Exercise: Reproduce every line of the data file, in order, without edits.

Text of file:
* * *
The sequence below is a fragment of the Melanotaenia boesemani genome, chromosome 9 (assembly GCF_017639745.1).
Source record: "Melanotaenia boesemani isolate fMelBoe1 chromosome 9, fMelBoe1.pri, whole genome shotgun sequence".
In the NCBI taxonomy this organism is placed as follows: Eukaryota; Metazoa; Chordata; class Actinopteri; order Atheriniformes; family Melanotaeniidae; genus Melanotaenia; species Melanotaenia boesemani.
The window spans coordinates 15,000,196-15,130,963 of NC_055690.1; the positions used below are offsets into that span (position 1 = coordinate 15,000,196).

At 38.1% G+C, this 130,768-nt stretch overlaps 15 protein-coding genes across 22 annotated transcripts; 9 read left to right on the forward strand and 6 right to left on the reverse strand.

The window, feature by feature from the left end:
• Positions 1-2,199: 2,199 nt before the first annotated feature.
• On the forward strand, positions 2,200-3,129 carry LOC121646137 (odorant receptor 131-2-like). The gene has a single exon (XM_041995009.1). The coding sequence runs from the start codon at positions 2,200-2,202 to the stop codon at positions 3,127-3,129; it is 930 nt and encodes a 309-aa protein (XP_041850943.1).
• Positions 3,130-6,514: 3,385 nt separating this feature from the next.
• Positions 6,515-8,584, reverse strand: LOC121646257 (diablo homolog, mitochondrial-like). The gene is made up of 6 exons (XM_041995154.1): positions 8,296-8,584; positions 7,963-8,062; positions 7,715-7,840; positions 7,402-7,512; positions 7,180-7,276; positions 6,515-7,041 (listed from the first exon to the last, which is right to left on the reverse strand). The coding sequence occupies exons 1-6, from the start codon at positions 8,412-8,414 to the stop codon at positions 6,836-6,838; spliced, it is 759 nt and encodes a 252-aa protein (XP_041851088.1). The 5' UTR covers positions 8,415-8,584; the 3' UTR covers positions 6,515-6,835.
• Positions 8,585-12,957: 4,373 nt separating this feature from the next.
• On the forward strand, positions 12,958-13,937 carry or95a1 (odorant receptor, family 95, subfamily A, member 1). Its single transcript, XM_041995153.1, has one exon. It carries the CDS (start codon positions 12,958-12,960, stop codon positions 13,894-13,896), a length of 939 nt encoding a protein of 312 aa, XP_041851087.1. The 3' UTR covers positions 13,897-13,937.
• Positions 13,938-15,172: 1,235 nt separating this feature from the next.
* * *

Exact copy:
The sequence below is a fragment of the Melanotaenia boesemani genome, chromosome 9 (assembly GCF_017639745.1).
Source record: "Melanotaenia boesemani isolate fMelBoe1 chromosome 9, fMelBoe1.pri, whole genome shotgun sequence".
In the NCBI taxonomy this organism is placed as follows: Eukaryota; Metazoa; Chordata; class Actinopteri; order Atheriniformes; family Melanotaeniidae; genus Melanotaenia; species Melanotaenia boesemani.
The window spans coordinates 15,000,196-15,130,963 of NC_055690.1; the positions used below are offsets into that span (position 1 = coordinate 15,000,196).

At 38.1% G+C, this 130,768-nt stretch overlaps 15 protein-coding genes across 22 annotated transcripts; 9 read left to right on the forward strand and 6 right to left on the reverse strand.

The window, feature by feature from the left end:
• Positions 1-2,199: 2,199 nt before the first annotated feature.
• On the forward strand, positions 2,200-3,129 carry LOC121646137 (odorant receptor 131-2-like). The gene has a single exon (XM_041995009.1). The coding sequence runs from the start codon at positions 2,200-2,202 to the stop codon at positions 3,127-3,129; it is 930 nt and encodes a 309-aa protein (XP_041850943.1).
• Positions 3,130-6,514: 3,385 nt separating this feature from the next.
• Positions 6,515-8,584, reverse strand: LOC121646257 (diablo homolog, mitochondrial-like). The gene is made up of 6 exons (XM_041995154.1): positions 8,296-8,584; positions 7,963-8,062; positions 7,715-7,840; positions 7,402-7,512; positions 7,180-7,276; positions 6,515-7,041 (listed from the first exon to the last, which is right to left on the reverse strand). The coding sequence occupies exons 1-6, from the start codon at positions 8,412-8,414 to the stop codon at positions 6,836-6,838; spliced, it is 759 nt and encodes a 252-aa protein (XP_041851088.1). The 5' UTR covers positions 8,415-8,584; the 3' UTR covers positions 6,515-6,835.
• Positions 8,585-12,957: 4,373 nt separating this feature from the next.
• On the forward strand, positions 12,958-13,937 carry or95a1 (odorant receptor, family 95, subfamily A, member 1). Its single transcript, XM_041995153.1, has one exon. It carries the CDS (start codon positions 12,958-12,960, stop codon positions 13,894-13,896), a length of 939 nt encoding a protein of 312 aa, XP_041851087.1. The 3' UTR covers positions 13,897-13,937.
• Positions 13,938-15,172: 1,235 nt separating this feature from the next.